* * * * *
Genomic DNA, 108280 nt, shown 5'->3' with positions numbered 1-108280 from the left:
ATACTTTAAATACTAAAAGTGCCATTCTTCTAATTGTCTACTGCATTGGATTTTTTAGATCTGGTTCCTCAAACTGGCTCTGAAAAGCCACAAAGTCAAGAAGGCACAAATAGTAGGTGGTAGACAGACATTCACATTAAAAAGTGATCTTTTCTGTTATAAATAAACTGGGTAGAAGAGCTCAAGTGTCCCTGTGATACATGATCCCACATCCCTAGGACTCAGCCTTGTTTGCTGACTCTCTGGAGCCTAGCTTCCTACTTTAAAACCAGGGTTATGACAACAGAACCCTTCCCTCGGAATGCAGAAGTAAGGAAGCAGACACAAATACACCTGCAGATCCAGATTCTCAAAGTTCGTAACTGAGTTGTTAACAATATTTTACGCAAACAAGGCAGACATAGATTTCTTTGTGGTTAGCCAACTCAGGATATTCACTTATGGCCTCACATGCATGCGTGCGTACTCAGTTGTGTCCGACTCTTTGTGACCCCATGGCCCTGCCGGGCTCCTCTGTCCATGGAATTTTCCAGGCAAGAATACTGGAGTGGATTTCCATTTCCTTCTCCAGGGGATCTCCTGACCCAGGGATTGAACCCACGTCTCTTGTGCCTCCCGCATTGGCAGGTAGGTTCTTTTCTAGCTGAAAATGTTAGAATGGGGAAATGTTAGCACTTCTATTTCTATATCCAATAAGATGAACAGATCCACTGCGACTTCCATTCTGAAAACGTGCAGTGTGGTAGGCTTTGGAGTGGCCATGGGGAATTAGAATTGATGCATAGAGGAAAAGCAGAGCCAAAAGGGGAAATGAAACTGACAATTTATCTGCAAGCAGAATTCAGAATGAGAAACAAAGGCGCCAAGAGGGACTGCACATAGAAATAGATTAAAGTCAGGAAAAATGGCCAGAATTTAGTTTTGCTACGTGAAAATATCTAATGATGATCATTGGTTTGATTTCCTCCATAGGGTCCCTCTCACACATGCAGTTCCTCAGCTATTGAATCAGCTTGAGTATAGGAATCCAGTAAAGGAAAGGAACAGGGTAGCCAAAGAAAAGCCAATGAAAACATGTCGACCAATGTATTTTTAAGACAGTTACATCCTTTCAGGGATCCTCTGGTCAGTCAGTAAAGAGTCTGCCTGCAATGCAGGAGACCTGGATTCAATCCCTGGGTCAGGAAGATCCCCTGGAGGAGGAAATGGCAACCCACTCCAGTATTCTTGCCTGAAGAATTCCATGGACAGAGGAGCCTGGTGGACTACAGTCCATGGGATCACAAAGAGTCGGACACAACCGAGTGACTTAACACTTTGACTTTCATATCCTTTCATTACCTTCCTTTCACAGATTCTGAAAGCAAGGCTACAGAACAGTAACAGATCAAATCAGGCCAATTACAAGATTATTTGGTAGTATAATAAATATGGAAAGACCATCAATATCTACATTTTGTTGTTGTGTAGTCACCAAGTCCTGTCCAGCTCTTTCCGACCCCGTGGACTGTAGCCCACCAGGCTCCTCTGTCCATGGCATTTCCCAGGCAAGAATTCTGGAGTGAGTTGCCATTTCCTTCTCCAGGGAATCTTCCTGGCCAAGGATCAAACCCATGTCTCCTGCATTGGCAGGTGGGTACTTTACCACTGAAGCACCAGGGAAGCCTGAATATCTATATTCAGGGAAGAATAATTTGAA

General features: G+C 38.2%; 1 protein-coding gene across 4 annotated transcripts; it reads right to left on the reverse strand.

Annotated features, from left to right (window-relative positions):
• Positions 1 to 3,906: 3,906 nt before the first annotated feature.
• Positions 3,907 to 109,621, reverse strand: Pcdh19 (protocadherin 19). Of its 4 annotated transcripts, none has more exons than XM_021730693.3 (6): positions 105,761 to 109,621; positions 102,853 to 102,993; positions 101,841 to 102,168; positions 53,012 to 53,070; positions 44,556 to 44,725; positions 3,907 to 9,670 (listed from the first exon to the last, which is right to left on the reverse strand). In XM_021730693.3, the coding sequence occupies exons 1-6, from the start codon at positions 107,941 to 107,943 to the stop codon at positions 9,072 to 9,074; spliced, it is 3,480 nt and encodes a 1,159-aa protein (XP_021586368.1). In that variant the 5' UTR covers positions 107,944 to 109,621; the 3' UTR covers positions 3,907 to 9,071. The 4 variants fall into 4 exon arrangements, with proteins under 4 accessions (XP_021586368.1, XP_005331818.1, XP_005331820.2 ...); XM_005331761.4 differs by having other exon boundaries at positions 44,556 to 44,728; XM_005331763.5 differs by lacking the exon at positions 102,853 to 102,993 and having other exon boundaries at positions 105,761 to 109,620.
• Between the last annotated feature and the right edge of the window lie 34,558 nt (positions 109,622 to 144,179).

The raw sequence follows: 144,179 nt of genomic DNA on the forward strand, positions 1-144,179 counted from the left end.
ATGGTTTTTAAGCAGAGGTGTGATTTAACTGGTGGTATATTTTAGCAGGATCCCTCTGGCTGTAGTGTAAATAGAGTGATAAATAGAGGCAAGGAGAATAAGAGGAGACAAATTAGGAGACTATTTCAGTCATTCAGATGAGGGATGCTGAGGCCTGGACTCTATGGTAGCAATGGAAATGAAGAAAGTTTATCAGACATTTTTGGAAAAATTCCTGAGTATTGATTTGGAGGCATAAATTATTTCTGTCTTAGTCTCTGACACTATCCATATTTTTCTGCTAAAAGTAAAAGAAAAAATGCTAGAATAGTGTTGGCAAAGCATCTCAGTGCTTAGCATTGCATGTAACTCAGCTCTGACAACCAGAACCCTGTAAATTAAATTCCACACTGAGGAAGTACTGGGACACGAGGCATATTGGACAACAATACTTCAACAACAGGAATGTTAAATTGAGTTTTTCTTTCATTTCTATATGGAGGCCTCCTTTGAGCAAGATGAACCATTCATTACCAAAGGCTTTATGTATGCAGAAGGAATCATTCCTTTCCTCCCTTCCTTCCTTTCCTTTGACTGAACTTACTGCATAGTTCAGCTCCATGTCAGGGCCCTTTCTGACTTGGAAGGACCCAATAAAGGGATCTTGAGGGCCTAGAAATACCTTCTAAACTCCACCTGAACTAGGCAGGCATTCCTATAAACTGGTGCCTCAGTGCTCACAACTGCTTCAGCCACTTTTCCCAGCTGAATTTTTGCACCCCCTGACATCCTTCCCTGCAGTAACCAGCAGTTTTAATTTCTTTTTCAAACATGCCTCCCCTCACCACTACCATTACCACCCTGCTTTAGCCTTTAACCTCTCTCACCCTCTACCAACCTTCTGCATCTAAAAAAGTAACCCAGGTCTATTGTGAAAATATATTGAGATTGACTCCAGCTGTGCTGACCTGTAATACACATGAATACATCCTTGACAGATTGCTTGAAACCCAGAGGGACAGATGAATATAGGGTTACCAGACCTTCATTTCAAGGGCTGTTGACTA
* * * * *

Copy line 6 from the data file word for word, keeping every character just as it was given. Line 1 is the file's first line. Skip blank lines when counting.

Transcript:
• Positions 3,907 to 109,621, reverse strand: Pcdh19 (protocadherin 19). Of its 4 annotated transcripts, none has more exons than XM_021730693.3 (6): positions 105,761 to 109,621; positions 102,853 to 102,993; positions 101,841 to 102,168; positions 53,012 to 53,070; positions 44,556 to 44,725; positions 3,907 to 9,670 (listed from the first exon to the last, which is right to left on the reverse strand). In XM_021730693.3, the coding sequence occupies exons 1-6, from the start codon at positions 107,941 to 107,943 to the stop codon at positions 9,072 to 9,074; spliced, it is 3,480 nt and encodes a 1,159-aa protein (XP_021586368.1). In that variant the 5' UTR covers positions 107,944 to 109,621; the 3' UTR covers positions 3,907 to 9,071. The 4 variants fall into 4 exon arrangements, with proteins under 4 accessions (XP_021586368.1, XP_005331818.1, XP_005331820.2 ...); XM_005331761.4 differs by having other exon boundaries at positions 44,556 to 44,728; XM_005331763.5 differs by lacking the exon at positions 102,853 to 102,993 and having other exon boundaries at positions 105,761 to 109,620.